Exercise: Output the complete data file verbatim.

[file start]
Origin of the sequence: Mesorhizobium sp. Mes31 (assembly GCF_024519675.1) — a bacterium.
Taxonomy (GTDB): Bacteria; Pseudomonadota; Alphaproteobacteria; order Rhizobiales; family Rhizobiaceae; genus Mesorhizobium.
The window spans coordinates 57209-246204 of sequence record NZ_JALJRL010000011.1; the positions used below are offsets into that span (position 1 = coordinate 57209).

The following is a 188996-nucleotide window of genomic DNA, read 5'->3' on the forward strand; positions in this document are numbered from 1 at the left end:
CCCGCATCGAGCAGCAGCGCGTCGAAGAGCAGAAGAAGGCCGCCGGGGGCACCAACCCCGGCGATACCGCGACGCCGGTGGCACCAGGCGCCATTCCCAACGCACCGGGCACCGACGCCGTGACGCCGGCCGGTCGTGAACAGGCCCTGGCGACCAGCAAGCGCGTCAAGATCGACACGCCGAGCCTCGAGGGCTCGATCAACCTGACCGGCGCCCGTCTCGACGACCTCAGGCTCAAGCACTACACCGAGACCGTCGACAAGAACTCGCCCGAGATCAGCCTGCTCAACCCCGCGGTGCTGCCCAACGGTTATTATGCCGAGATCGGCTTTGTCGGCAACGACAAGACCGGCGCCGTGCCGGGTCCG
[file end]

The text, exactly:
Origin of the sequence: Mesorhizobium sp. Mes31 (assembly GCF_024519675.1) — a bacterium.
Taxonomy (GTDB): Bacteria; Pseudomonadota; Alphaproteobacteria; order Rhizobiales; family Rhizobiaceae; genus Mesorhizobium.
The window spans coordinates 57209-246204 of sequence record NZ_JALJRL010000011.1; the positions used below are offsets into that span (position 1 = coordinate 57209).

The following is a 188996-nucleotide window of genomic DNA, read 5'->3' on the forward strand; positions in this document are numbered from 1 at the left end:
CCCGCATCGAGCAGCAGCGCGTCGAAGAGCAGAAGAAGGCCGCCGGGGGCACCAACCCCGGCGATACCGCGACGCCGGTGGCACCAGGCGCCATTCCCAACGCACCGGGCACCGACGCCGTGACGCCGGCCGGTCGTGAACAGGCCCTGGCGACCAGCAAGCGCGTCAAGATCGACACGCCGAGCCTCGAGGGCTCGATCAACCTGACCGGCGCCCGTCTCGACGACCTCAGGCTCAAGCACTACACCGAGACCGTCGACAAGAACTCGCCCGAGATCAGCCTGCTCAACCCCGCGGTGCTGCCCAACGGTTATTATGCCGAGATCGGCTTTGTCGGCAACGACAAGACCGGCGCCGTGCCGGGTCCG